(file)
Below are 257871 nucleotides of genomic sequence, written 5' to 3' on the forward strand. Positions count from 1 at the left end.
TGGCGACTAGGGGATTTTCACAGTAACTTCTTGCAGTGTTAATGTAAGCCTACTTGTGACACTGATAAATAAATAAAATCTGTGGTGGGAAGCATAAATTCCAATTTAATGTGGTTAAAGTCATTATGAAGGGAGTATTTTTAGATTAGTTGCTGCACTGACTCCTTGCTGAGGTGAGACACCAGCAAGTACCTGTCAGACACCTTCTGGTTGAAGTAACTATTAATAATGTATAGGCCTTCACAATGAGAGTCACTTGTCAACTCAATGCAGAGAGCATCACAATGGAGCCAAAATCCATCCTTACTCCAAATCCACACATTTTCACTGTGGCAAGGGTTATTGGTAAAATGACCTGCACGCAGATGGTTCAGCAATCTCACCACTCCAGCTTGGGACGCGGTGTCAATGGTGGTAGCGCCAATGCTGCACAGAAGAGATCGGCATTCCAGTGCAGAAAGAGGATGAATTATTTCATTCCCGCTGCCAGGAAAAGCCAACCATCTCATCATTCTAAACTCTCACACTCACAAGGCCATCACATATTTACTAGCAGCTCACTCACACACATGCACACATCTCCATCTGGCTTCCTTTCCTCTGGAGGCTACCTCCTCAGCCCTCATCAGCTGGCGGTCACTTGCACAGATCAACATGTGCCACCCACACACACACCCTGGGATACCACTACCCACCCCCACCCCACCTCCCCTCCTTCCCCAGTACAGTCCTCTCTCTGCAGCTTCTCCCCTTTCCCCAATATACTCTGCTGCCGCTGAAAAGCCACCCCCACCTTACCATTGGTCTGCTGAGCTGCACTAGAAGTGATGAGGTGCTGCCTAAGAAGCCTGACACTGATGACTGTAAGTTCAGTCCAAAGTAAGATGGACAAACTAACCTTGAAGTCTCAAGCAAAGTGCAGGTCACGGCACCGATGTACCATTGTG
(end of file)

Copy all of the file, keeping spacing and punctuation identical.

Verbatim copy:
Below are 257871 nucleotides of genomic sequence, written 5' to 3' on the forward strand. Positions count from 1 at the left end.
TGGCGACTAGGGGATTTTCACAGTAACTTCTTGCAGTGTTAATGTAAGCCTACTTGTGACACTGATAAATAAATAAAATCTGTGGTGGGAAGCATAAATTCCAATTTAATGTGGTTAAAGTCATTATGAAGGGAGTATTTTTAGATTAGTTGCTGCACTGACTCCTTGCTGAGGTGAGACACCAGCAAGTACCTGTCAGACACCTTCTGGTTGAAGTAACTATTAATAATGTATAGGCCTTCACAATGAGAGTCACTTGTCAACTCAATGCAGAGAGCATCACAATGGAGCCAAAATCCATCCTTACTCCAAATCCACACATTTTCACTGTGGCAAGGGTTATTGGTAAAATGACCTGCACGCAGATGGTTCAGCAATCTCACCACTCCAGCTTGGGACGCGGTGTCAATGGTGGTAGCGCCAATGCTGCACAGAAGAGATCGGCATTCCAGTGCAGAAAGAGGATGAATTATTTCATTCCCGCTGCCAGGAAAAGCCAACCATCTCATCATTCTAAACTCTCACACTCACAAGGCCATCACATATTTACTAGCAGCTCACTCACACACATGCACACATCTCCATCTGGCTTCCTTTCCTCTGGAGGCTACCTCCTCAGCCCTCATCAGCTGGCGGTCACTTGCACAGATCAACATGTGCCACCCACACACACACCCTGGGATACCACTACCCACCCCCACCCCACCTCCCCTCCTTCCCCAGTACAGTCCTCTCTCTGCAGCTTCTCCCCTTTCCCCAATATACTCTGCTGCCGCTGAAAAGCCACCCCCACCTTACCATTGGTCTGCTGAGCTGCACTAGAAGTGATGAGGTGCTGCCTAAGAAGCCTGACACTGATGACTGTAAGTTCAGTCCAAAGTAAGATGGACAAACTAACCTTGAAGTCTCAAGCAAAGTGCAGGTCACGGCACCGATGTACCATTGTG